Rolf Harris Limited Edition

June 30, 2011 on 6:18 pm | In Rolf Harris | 1 Comment

The release of the first ever collection of Rolf Harris Prints, well, the first Rolf Harris Limited Edition prints, was eagerly anticipated by his many many thousands of fans, even though Rolf Harris at the time wasn’t particularly well known as a serious artist. Generations of people in the UK had grown up watching him paint his huge Australian paintings on TV with house paint and a big brush and bucket, but these were seen more as visual trickery and entertainment than as art…the famous line of course being ‘can you tell what it is yet?’…

… He was famous, and universally loved, but as an entertainer above all, his vast and many-faceted career having included the release of thirty or so albums, an appearance at Glastonbury, and a pretty constant TV presence since his arrival in the UK from Australia in the 60s.

What his public weren’t really aware of was the fact that Rolf was always an artist. As a child his one ambition was to paint pictures. In fact he initially came to England, not to pursue a glittering media career, but to learn to paint.

He attended Kennington Art Schools for a time, but it was only a chance meeting with fellow Australian and impressionist painter Hayward Veal that gave him real impetus. Rolf studied with Hayward for a time, and has painted in an impressionist style ever since.

Rolf Harris has never stopped painting in all of the intervening years, and his practised ease and expertise is clear to see in his work. As that first collection of Rolf Harris Prints showed, he is a man in full control of his artistic powers.

Those first prints sold very quickly to Rolf’s fans, and as he returned his focus to painting, presenting a TV program Rolf on Art, his popularity and the public’s awareness of him as a painter grew. Rolf Harrisoriginalpaintings have sky rocketed in value over the past few years and are now in high demand, this feed the market for Rolf Harris Limited Edition Prints which are now highly collectible, and vastly popular, the best thing about them being the revelation that Rolf really can paint!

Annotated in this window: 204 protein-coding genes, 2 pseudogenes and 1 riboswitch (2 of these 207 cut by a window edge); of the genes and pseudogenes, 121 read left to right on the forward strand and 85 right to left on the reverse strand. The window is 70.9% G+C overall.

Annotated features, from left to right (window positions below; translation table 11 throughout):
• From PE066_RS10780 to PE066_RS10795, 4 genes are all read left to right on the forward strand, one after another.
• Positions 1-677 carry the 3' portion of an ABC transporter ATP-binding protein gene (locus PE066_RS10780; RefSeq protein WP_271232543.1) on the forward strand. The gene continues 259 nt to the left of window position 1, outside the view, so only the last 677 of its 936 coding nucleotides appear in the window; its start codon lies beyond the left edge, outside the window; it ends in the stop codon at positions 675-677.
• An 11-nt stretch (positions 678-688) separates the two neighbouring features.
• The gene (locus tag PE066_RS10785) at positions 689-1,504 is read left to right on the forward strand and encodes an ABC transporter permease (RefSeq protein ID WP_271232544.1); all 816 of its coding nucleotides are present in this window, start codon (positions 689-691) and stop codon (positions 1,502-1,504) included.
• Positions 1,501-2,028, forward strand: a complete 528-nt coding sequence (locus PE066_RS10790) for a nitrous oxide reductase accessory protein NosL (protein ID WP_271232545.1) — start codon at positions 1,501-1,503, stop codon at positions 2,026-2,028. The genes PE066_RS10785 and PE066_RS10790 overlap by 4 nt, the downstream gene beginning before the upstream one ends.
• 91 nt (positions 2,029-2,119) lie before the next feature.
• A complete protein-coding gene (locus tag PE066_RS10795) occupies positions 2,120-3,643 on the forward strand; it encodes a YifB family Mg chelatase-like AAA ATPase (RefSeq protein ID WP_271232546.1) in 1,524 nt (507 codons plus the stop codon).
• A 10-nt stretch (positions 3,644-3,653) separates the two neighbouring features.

Artist Rebecca Lardner and her idyllic harbour paintings

June 29, 2011 on 5:52 pm | In Box Canvas, Rebecca Lardner, Seascape Art | No Comments

Following on from her achievements as ‘Best New Artist 2008′ & ‘Artist of the Year 2010,’ Rebecca Lardner, has achieved outstanding success for her wonderful oils on canvas. These oils are delightfully distinctive, as she tends to depict the hustle and bustle that surrounds English harbour life.

(Harbour Hustle, limited edition by Rebecca Lardner, Box Canvas)

Lardner manages to create a feeling of ceaseless activity and energy in her works through the composition of the sweeping shore lines that mimic the natural curves of the English coast, her portrayal of people-filled beaches, the inclusion of the docking boats and the addition of observant seagulls perched along the shoreline.

(Ship To Shore I, limited edition by Rebecca Lardner, Box Canvas or on Paper)

Her coastal scenes, although not painted in a realist style, manage to conjure up nostalgic memories of family trips to the seaside, as her seascapes somehow seem all so familiar. This wonderful feeling of familiarity is actively created by Lardner through her choice of colour. The palette she uses to depict her idyllic harbours are strongly based on the colours of the sea and surrounding land. Rebecca Lardner remains completely loyal to the blues, greens, and greys and beiges that dominate the seas and skies of most English coast lines